Oh no! The critic has struck again with his derisive spitting-out-on-the-floor! But as we all know, no experiment with a sample size of one is very meaningful. So, from across the aisle...



Yessss! I takey reject treats, please can I help you dispose of them?


Hmmmmm, this is intereshting, not quite what I expected...


Wow, that was weird, but I think I would eat another.


So now it's a tie at one to one! What will Moxie's verdict be?

Moxie: HEY! YOU! With the food! Bring it here!


I eat it and it is mine. MINE!


It was fine. Now want MORE!


So, the verdict is in. Horses with normal eating habits find that De-Lyte Bites are a tasty treat worthy of snarfing. Solo the giant food snob maintains his aloofness and refuses to lower himself the base levels of the masses. He will stick to his cheapie nasty smelling TSC apple licorice treats. Ew.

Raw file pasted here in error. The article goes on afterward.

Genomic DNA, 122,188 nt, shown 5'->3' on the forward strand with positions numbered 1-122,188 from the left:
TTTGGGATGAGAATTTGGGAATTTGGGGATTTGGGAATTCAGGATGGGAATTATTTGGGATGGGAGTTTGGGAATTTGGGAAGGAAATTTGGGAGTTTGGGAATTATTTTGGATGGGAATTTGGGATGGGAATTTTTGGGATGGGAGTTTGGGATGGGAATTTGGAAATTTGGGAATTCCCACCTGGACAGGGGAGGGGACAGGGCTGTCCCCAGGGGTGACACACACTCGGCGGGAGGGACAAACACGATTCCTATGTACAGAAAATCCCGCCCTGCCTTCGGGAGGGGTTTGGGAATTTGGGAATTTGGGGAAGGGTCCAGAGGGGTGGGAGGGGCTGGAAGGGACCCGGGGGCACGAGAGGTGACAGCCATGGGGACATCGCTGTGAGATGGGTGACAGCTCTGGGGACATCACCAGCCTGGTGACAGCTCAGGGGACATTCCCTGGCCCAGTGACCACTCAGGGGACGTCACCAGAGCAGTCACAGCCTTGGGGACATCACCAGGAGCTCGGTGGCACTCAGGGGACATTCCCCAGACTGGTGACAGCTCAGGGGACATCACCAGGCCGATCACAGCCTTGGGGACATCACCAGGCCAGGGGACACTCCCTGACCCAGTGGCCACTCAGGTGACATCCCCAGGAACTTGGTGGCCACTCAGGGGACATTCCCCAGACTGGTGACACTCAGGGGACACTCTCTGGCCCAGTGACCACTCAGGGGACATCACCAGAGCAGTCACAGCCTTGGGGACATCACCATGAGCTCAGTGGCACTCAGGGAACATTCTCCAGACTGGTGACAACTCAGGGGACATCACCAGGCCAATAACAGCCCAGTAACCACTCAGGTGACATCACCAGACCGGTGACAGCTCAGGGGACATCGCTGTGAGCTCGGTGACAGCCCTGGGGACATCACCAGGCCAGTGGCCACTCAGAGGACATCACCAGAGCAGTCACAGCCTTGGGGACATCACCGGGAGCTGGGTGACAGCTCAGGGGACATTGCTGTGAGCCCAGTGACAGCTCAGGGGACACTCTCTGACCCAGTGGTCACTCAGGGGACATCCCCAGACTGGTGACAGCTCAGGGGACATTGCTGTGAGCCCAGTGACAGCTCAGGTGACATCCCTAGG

July 2, 2010

Vacation Time!

I am off to be spoiled rotten for the long weekend, tucked away in a little bed and breakfast in the North Carolina mountains, so I must take my leave of you for the time being.  But never fear, posts await on the other side. 

A preview of coming attractions:

So long, side reins: your step by step guide to the loveliness that is vienna reins

New purchase reviews that have made me happy, including FINALLY bell boots that survive turnout and summer saddle pads.

Electrolyte treat taste test results! Hint: 2 out of 3 horses agreed that they were edible.

Enjoy your holiday and the perfect riding weather that always happens when I can't ride!